If you are paying attention to the higher education world, you have noticed a pattern over the past few years. Since 2016, over 70 colleges have either merged or closed (the majority of them closing). While most would not call it a crisis quite yet, everyone in higher ed is paying attention and working to be sure they are not the next one to close.
With this knowledge of closures and mergers, smart leaders are thinking about budgets, and what provides value. Many IT and AV organizations have budgets that are being hit by this closer look. Let’s face it, in both equipment and people, we spend a lot of money. This means that we need to begin to pay attention to what we are doing and how it is providing value. This may mean giving serious thought into what we install, and being honest with ourselves and our administration.
One way we can begin to think about this is by developing an education specific formula for return on investment (ROI). I have always been frustrated by this term, as it is very difficult to define in an educational setting. In corporations, it’s much easier. You buy a widget that makes your job faster and more efficient. You determine how much more efficient and how long before you pay the widget off, and then begin making money. It is not that easy in education. We need to consider factors other than paying off the item and making money on it. However, that does not mean we can’t measure the effectiveness and make decisions based on that measurement.
One sure measurement for education is the use of the technology. All modern control systems allow for you to measure the use in various ways. At Bates we have historically measured the hours that the lamp is used and then what sources are used. We have used this information to make solid decisions. If you are able to determine from those numbers that the technology in a specific classroom is being used for six hours a day, you have a good sense of return. This can also be used for peripherals. For example, years ago when we realized that VHS players were not being used much, we were able to remove them. We showed that they were used only two to three times per semester, but were expensive to install, because we were putting analog over a digital system. When we realized that Blu-Ray players were not being used, we removed those as well and as needed put them in the dedicated computers. Those items alone don’t save a install a lot of money, unless you look at the bigger picture. Those are two less sources that we need to connect to our switcher. Does that mean we can get a smaller switcher? If so, we’re beginning to save real money at that point.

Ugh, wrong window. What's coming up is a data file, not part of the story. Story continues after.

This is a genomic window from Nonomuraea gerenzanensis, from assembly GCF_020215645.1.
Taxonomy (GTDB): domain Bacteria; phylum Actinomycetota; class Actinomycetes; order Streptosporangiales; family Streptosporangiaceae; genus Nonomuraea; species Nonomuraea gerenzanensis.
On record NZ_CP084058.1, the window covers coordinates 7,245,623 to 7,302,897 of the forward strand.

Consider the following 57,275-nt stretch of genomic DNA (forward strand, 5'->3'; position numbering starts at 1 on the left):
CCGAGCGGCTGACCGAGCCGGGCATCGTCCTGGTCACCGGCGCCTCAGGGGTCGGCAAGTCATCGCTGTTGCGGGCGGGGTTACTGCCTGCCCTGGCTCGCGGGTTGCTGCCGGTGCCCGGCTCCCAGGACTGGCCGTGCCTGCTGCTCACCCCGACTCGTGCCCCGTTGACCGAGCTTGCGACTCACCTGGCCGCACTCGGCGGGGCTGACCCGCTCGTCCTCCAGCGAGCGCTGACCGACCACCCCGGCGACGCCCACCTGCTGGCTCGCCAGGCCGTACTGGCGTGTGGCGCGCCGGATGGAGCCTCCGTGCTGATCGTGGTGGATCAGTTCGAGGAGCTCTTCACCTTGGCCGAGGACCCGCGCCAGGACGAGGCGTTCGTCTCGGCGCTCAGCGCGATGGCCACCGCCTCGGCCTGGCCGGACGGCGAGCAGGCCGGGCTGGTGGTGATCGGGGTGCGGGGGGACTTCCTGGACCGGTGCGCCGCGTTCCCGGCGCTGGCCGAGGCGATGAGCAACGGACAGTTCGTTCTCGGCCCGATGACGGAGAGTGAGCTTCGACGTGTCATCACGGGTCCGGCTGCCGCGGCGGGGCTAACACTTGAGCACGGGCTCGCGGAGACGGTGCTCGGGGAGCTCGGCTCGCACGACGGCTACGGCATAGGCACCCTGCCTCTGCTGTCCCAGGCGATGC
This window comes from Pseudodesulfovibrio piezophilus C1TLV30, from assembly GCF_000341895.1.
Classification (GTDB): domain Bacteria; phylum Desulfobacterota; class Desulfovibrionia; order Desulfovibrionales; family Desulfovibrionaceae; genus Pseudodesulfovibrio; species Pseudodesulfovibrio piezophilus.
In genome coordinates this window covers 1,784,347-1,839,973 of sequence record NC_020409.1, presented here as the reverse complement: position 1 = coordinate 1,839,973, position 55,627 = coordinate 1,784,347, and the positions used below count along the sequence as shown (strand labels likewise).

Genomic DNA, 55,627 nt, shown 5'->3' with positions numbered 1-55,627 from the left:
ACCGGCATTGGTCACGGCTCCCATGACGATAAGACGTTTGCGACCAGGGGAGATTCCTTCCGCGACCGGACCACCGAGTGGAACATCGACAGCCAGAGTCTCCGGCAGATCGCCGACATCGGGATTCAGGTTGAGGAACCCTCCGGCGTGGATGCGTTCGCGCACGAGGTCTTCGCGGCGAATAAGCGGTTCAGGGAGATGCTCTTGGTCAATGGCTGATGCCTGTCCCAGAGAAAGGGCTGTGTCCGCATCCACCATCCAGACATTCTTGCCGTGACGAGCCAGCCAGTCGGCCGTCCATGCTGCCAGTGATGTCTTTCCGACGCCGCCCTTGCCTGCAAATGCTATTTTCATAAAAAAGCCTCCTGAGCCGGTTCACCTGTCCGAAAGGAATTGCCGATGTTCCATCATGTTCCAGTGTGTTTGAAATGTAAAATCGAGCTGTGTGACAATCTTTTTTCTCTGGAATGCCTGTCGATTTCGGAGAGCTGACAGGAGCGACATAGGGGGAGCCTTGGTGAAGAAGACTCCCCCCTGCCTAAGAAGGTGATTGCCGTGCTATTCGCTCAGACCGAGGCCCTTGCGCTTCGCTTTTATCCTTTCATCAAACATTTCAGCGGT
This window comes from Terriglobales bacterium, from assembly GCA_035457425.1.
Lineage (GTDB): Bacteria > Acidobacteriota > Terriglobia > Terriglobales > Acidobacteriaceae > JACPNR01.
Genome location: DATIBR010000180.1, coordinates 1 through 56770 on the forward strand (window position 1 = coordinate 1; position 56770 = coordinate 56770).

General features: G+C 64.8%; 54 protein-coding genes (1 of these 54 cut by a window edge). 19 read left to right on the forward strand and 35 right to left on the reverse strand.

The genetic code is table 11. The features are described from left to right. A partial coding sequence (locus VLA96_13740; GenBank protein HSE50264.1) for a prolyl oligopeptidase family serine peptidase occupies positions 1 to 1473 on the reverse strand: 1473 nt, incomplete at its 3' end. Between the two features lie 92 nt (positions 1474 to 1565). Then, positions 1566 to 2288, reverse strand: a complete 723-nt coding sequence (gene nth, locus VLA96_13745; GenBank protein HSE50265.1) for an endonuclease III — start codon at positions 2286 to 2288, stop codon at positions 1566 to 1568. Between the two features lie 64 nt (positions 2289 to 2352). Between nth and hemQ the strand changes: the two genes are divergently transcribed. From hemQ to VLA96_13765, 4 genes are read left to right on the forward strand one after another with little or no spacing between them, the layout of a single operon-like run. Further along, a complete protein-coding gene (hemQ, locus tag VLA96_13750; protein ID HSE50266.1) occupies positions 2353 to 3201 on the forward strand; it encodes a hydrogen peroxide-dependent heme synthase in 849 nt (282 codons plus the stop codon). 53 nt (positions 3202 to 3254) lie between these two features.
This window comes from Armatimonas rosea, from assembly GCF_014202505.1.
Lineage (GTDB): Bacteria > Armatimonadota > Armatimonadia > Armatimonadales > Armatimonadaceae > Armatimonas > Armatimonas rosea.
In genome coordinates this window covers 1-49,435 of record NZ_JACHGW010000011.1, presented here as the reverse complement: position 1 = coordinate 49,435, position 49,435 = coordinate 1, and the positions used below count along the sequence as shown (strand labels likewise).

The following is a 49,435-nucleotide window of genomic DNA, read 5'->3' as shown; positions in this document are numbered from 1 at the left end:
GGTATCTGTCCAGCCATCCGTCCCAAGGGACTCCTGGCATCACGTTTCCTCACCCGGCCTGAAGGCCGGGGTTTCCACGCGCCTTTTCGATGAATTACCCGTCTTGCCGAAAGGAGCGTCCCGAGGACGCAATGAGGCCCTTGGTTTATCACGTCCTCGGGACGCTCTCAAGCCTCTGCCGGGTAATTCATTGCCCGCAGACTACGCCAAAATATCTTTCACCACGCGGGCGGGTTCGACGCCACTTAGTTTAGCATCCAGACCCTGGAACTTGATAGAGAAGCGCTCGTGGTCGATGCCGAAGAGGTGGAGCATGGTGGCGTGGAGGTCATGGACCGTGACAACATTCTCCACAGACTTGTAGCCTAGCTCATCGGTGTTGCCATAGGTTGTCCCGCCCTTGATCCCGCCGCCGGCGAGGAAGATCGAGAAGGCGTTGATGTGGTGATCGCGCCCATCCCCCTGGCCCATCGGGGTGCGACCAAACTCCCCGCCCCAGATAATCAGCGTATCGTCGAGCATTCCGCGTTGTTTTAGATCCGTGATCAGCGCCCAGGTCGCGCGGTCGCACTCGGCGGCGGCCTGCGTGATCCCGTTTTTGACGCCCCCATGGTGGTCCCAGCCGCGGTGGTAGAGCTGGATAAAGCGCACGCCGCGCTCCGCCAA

Another area that we have looked at and consider ROI is classroom capture. This is a service that faculty and staff really like and has value, but perhaps not in every space. Putting a full class capture in a room will cost several thousand dollars. And perhaps more money, when one considers the cost of storing and streaming the recorded material. If programmed properly, you can understand the use of the capture equipment. However, a better metric maybe the views that the video gets once it is posted. Each institution would determine this on their own, but consideration should be given when there are very limited views of the video. This can be a reasonably easy calculation. If a class capture costs $8,000, and the streaming service costs $300 per month, you can create a per view cost. Does it cost $5 per view, or $100 per view? In institutions where budgets are being carefully watched, I believe that faculty, along with administrators will be interested in this number and make decisions based off it.
There are some instances where we are able to provide a true ROI. Take a look at conferencing software, such as Zoom. We have implemented Zoom on our campus. Whether we are inviting guest speakers to classrooms, performing job interviews or even remotely meeting with others on campus, we are saving money. The money is in time, travel and access. If we take our annual cost of the software and determine how many uses are job interviews, we can get a general number for the cost saving. We can also calculate cost savings to our long distance bills, provided the call does not use phones.
This effort does take time, so in many ways, you also have to consider that. If it’s taking several hours each month for a manager to figure these numbers out, what is the cost of that? Perhaps this is an area where a true relationship with an integrator comes into play. They could be doing the monitoring and the calculations for you. They could be providing the information about what equipment may not need to be in your next install. Yes, they would lose some money, but the increase in trust would be beneficial in the long run.